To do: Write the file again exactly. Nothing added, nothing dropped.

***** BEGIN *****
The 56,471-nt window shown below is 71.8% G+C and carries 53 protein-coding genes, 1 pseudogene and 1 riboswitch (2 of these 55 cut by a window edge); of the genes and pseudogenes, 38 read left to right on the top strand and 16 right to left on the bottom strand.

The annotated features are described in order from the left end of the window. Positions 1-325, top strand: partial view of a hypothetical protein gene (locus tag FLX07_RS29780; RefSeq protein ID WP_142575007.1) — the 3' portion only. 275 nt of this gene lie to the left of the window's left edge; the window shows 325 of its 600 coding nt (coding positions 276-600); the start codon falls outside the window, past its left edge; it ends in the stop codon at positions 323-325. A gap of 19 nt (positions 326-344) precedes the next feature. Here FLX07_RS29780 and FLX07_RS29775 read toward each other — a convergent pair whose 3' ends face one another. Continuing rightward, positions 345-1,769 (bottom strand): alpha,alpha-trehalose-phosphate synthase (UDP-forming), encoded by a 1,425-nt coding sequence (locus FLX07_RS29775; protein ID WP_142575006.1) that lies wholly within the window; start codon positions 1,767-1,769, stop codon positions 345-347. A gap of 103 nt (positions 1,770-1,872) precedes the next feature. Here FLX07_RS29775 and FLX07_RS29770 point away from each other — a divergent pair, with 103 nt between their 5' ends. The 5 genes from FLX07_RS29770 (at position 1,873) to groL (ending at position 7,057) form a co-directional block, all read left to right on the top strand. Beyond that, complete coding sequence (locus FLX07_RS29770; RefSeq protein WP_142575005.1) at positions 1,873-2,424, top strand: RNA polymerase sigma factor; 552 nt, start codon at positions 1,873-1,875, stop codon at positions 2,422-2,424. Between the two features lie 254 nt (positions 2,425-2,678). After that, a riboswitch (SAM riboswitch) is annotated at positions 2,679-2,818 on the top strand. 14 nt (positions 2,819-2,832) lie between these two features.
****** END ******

The 56,471-nt window shown below is 71.8% G+C and carries 53 protein-coding genes, 1 pseudogene and 1 riboswitch (2 of these 55 cut by a window edge); of the genes and pseudogenes, 38 read left to right on the top strand and 16 right to left on the bottom strand.

The annotated features are described in order from the left end of the window. Positions 1-325, top strand: partial view of a hypothetical protein gene (locus tag FLX07_RS29780; RefSeq protein ID WP_142575007.1) — the 3' portion only. 275 nt of this gene lie to the left of the window's left edge; the window shows 325 of its 600 coding nt (coding positions 276-600); the start codon falls outside the window, past its left edge; it ends in the stop codon at positions 323-325. A gap of 19 nt (positions 326-344) precedes the next feature. Here FLX07_RS29780 and FLX07_RS29775 read toward each other — a convergent pair whose 3' ends face one another. Continuing rightward, positions 345-1,769 (bottom strand): alpha,alpha-trehalose-phosphate synthase (UDP-forming), encoded by a 1,425-nt coding sequence (locus FLX07_RS29775; protein ID WP_142575006.1) that lies wholly within the window; start codon positions 1,767-1,769, stop codon positions 345-347. A gap of 103 nt (positions 1,770-1,872) precedes the next feature. Here FLX07_RS29775 and FLX07_RS29770 point away from each other — a divergent pair, with 103 nt between their 5' ends. The 5 genes from FLX07_RS29770 (at position 1,873) to groL (ending at position 7,057) form a co-directional block, all read left to right on the top strand. Beyond that, complete coding sequence (locus FLX07_RS29770; RefSeq protein WP_142575005.1) at positions 1,873-2,424, top strand: RNA polymerase sigma factor; 552 nt, start codon at positions 1,873-1,875, stop codon at positions 2,422-2,424. Between the two features lie 254 nt (positions 2,425-2,678). After that, a riboswitch (SAM riboswitch) is annotated at positions 2,679-2,818 on the top strand. 14 nt (positions 2,819-2,832) lie between these two features.